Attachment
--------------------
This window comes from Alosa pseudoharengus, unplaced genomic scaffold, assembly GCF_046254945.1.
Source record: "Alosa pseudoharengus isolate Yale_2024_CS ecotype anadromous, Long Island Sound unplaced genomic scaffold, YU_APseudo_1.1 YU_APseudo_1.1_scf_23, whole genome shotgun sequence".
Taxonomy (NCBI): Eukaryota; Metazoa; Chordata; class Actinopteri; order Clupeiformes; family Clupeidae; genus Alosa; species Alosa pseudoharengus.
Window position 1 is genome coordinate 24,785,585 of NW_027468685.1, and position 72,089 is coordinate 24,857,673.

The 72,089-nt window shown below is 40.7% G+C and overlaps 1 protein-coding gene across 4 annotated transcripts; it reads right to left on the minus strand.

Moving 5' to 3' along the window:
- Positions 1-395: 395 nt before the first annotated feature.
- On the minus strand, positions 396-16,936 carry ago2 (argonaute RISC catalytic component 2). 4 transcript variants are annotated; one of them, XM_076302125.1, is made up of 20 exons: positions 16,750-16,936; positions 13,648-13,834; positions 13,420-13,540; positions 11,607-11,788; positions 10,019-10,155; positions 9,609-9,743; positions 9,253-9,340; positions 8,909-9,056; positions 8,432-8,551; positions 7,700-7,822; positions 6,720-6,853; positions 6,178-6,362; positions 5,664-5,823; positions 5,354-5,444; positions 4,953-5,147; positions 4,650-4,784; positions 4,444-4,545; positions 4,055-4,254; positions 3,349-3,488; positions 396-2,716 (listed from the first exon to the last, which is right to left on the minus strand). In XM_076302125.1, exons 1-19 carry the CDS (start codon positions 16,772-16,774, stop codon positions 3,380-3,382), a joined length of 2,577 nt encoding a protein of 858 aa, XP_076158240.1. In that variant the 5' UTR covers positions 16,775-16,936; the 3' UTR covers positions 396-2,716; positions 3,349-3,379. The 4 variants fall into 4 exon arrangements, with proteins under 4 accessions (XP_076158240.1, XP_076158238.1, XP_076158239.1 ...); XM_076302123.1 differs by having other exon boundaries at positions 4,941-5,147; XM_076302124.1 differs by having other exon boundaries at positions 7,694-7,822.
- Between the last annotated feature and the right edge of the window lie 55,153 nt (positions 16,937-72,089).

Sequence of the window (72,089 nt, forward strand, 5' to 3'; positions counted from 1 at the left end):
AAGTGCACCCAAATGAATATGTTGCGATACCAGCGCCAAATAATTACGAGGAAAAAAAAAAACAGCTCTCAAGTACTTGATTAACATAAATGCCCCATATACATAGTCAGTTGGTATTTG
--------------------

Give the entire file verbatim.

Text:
This window comes from Alosa pseudoharengus, unplaced genomic scaffold, assembly GCF_046254945.1.
Source record: "Alosa pseudoharengus isolate Yale_2024_CS ecotype anadromous, Long Island Sound unplaced genomic scaffold, YU_APseudo_1.1 YU_APseudo_1.1_scf_23, whole genome shotgun sequence".
Taxonomy (NCBI): Eukaryota; Metazoa; Chordata; class Actinopteri; order Clupeiformes; family Clupeidae; genus Alosa; species Alosa pseudoharengus.
Window position 1 is genome coordinate 24,785,585 of NW_027468685.1, and position 72,089 is coordinate 24,857,673.

The 72,089-nt window shown below is 40.7% G+C and overlaps 1 protein-coding gene across 4 annotated transcripts; it reads right to left on the minus strand.

Moving 5' to 3' along the window:
- Positions 1-395: 395 nt before the first annotated feature.
- On the minus strand, positions 396-16,936 carry ago2 (argonaute RISC catalytic component 2). 4 transcript variants are annotated; one of them, XM_076302125.1, is made up of 20 exons: positions 16,750-16,936; positions 13,648-13,834; positions 13,420-13,540; positions 11,607-11,788; positions 10,019-10,155; positions 9,609-9,743; positions 9,253-9,340; positions 8,909-9,056; positions 8,432-8,551; positions 7,700-7,822; positions 6,720-6,853; positions 6,178-6,362; positions 5,664-5,823; positions 5,354-5,444; positions 4,953-5,147; positions 4,650-4,784; positions 4,444-4,545; positions 4,055-4,254; positions 3,349-3,488; positions 396-2,716 (listed from the first exon to the last, which is right to left on the minus strand). In XM_076302125.1, exons 1-19 carry the CDS (start codon positions 16,772-16,774, stop codon positions 3,380-3,382), a joined length of 2,577 nt encoding a protein of 858 aa, XP_076158240.1. In that variant the 5' UTR covers positions 16,775-16,936; the 3' UTR covers positions 396-2,716; positions 3,349-3,379. The 4 variants fall into 4 exon arrangements, with proteins under 4 accessions (XP_076158240.1, XP_076158238.1, XP_076158239.1 ...); XM_076302123.1 differs by having other exon boundaries at positions 4,941-5,147; XM_076302124.1 differs by having other exon boundaries at positions 7,694-7,822.
- Between the last annotated feature and the right edge of the window lie 55,153 nt (positions 16,937-72,089).

Sequence of the window (72,089 nt, forward strand, 5' to 3'; positions counted from 1 at the left end):
AAGTGCACCCAAATGAATATGTTGCGATACCAGCGCCAAATAATTACGAGGAAAAAAAAAAACAGCTCTCAAGTACTTGATTAACATAAATGCCCCATATACATAGTCAGTTGGTATTTG